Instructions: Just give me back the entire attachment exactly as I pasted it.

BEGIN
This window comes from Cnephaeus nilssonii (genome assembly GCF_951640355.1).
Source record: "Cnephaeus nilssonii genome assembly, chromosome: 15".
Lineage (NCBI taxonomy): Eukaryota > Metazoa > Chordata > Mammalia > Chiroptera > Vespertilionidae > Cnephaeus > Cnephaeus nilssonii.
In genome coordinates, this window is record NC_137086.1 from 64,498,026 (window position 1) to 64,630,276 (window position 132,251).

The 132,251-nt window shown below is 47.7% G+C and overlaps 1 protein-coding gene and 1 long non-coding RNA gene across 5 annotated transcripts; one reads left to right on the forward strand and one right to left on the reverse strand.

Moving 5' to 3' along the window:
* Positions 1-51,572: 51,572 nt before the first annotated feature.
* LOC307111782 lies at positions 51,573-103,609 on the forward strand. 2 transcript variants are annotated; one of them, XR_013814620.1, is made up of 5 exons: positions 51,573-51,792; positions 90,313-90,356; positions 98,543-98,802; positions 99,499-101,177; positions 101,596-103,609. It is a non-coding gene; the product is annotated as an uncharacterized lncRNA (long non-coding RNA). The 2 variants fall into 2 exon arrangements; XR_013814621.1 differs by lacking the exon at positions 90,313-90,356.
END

This window comes from Cnephaeus nilssonii (genome assembly GCF_951640355.1).
Source record: "Cnephaeus nilssonii genome assembly, chromosome: 15".
Lineage (NCBI taxonomy): Eukaryota > Metazoa > Chordata > Mammalia > Chiroptera > Vespertilionidae > Cnephaeus > Cnephaeus nilssonii.
In genome coordinates, this window is record NC_137086.1 from 64,498,026 (window position 1) to 64,630,276 (window position 132,251).

The 132,251-nt window shown below is 47.7% G+C and overlaps 1 protein-coding gene and 1 long non-coding RNA gene across 5 annotated transcripts; one reads left to right on the forward strand and one right to left on the reverse strand.

Moving 5' to 3' along the window:
* Positions 1-51,572: 51,572 nt before the first annotated feature.
* LOC307111782 lies at positions 51,573-103,609 on the forward strand. 2 transcript variants are annotated; one of them, XR_013814620.1, is made up of 5 exons: positions 51,573-51,792; positions 90,313-90,356; positions 98,543-98,802; positions 99,499-101,177; positions 101,596-103,609. It is a non-coding gene; the product is annotated as an uncharacterized lncRNA (long non-coding RNA). The 2 variants fall into 2 exon arrangements; XR_013814621.1 differs by lacking the exon at positions 90,313-90,356.